Despite our obsession with the slaughter and captivity of whales and dolphins, there are some growing bright spots on the horizon! Here at Moonlight Mesa Associates we’ve agreed to stop obsessing about captive whales and focus on the bigger picture. Plenty of other people are focusing on whales and dolphins. The four of us aren’t going to be missed. The Rights of Nature movement needs support and obsessing over too.

rights of nature poster    Essentially, the idea of the Rights of Nature arose in the “western” world around 1972, although indigenous citizens in many countries have pretty much always recognized and respected the rights of nature. However, in 1989 Professor Roderick Nash published the Rights of Nature: A History of Environmental Ethics which really began the ball slowly rolling.

The fact is, and it’s a happy fact, the Rights of Nature is being increasingly recognized worldwide. Just this past week, Sweden introduced a Rights of Nature Constitutional Amendment in their parliament.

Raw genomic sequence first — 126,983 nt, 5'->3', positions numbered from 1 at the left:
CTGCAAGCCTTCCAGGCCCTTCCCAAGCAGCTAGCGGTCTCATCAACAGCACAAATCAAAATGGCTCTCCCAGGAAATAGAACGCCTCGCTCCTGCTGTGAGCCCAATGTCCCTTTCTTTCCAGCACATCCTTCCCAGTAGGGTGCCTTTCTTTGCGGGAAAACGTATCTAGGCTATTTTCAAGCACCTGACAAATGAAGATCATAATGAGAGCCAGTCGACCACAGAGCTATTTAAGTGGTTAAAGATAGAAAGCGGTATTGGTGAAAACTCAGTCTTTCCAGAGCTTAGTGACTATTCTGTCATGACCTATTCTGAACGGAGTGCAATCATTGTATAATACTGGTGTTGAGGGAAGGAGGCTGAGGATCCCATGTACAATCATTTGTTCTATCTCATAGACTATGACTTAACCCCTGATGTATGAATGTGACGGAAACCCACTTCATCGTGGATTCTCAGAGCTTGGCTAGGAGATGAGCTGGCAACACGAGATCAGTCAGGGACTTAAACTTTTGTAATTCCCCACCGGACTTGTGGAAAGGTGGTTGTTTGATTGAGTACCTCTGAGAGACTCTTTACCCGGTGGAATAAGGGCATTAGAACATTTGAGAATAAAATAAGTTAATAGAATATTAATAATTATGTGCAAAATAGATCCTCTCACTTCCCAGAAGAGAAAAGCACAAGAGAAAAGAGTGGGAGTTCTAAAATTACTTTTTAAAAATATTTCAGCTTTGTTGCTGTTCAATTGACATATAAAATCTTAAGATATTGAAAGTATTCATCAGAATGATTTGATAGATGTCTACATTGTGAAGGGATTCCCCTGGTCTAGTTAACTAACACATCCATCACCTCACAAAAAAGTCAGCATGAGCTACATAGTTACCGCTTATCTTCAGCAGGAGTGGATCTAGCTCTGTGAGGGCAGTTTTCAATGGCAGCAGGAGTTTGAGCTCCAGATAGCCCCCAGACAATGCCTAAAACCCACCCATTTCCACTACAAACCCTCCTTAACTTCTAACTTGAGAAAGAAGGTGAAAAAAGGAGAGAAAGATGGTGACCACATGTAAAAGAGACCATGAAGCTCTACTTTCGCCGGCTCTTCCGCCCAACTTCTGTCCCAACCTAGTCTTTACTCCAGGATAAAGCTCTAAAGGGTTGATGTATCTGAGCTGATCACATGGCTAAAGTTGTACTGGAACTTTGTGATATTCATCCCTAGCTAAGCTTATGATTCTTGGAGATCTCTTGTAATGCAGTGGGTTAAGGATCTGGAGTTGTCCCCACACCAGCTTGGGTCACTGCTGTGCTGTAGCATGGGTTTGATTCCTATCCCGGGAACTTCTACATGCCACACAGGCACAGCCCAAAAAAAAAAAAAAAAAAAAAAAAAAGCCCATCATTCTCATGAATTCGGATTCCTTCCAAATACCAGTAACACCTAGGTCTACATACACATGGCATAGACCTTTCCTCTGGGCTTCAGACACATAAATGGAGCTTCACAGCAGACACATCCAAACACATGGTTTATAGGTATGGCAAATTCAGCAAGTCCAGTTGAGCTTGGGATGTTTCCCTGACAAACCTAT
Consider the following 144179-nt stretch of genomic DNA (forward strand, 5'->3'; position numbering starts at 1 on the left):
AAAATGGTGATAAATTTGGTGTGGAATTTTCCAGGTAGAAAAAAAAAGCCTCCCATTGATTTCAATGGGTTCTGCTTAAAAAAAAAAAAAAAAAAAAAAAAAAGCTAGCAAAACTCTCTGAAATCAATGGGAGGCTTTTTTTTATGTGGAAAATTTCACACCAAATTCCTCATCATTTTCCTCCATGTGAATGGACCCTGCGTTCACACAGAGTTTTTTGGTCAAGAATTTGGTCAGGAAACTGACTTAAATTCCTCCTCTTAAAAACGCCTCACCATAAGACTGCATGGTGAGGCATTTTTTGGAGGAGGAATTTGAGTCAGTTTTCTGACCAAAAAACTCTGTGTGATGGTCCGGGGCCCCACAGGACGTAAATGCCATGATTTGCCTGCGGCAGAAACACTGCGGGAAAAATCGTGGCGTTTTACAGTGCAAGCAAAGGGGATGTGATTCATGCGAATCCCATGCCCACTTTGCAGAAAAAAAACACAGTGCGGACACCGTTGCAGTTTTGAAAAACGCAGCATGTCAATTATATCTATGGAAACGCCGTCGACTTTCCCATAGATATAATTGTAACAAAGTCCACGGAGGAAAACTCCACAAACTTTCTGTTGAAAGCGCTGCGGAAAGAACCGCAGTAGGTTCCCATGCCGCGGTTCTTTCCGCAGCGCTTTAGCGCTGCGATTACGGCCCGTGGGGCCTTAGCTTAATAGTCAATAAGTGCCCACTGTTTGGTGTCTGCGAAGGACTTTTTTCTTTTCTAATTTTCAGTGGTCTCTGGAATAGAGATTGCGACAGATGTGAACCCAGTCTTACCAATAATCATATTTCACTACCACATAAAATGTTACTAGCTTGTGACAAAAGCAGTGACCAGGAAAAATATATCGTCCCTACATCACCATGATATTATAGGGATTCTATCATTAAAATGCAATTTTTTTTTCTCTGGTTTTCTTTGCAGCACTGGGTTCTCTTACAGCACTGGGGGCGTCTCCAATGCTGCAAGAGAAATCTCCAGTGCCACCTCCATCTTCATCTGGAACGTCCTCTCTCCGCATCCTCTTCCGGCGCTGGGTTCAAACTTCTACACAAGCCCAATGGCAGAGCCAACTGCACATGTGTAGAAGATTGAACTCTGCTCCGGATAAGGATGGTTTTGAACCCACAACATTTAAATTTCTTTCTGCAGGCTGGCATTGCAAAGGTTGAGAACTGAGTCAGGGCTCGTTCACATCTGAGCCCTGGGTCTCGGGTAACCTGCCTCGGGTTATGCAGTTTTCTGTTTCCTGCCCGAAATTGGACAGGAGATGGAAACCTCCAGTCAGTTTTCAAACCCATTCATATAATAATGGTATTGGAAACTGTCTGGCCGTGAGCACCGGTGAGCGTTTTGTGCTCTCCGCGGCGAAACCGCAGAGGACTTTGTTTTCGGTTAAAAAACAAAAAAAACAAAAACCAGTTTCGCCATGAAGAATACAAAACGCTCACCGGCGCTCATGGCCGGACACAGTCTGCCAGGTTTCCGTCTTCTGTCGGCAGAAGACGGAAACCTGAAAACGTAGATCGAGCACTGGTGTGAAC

Parliament member Le Moine succinctly made it clear when he said,  “The underlying value in our society is that we are the dominators of this world and Nature is just a resource for us to use. Economic growth has been the real goal, not a healthy environment. I’m tired of this era, where our arrogant worldview has driven us far beyond the planetary boundaries. Now, when we’re in the beginning of an ecological and climate collapse, I hope we can re-think our relationship with Nature. And for me, it starts with admitting that Nature has rights.”

Mari Margil of CELDF (Community Environmental Legal Defense Fund) stated: “We need to quickly make a fundamental shift in our relationship with the natural world. Advancing the Rights of Nature in Sweden’s constitution is an important step forward.”

These exact words could/should have been said in the United States Congress, the British Parliament, and any number of countries. Unfortunately, it will likely be decades before words of this kind are uttered in the U.S. Congress, but there’s always hope!

rights of nature campaignSweden will be joining Ecuador, Columbia, Bolivia, India, New Zealand and a host of other countries who have come to their senses and realized that some things (nature) are just more important than amassing untold amounts of money and multiple private estates.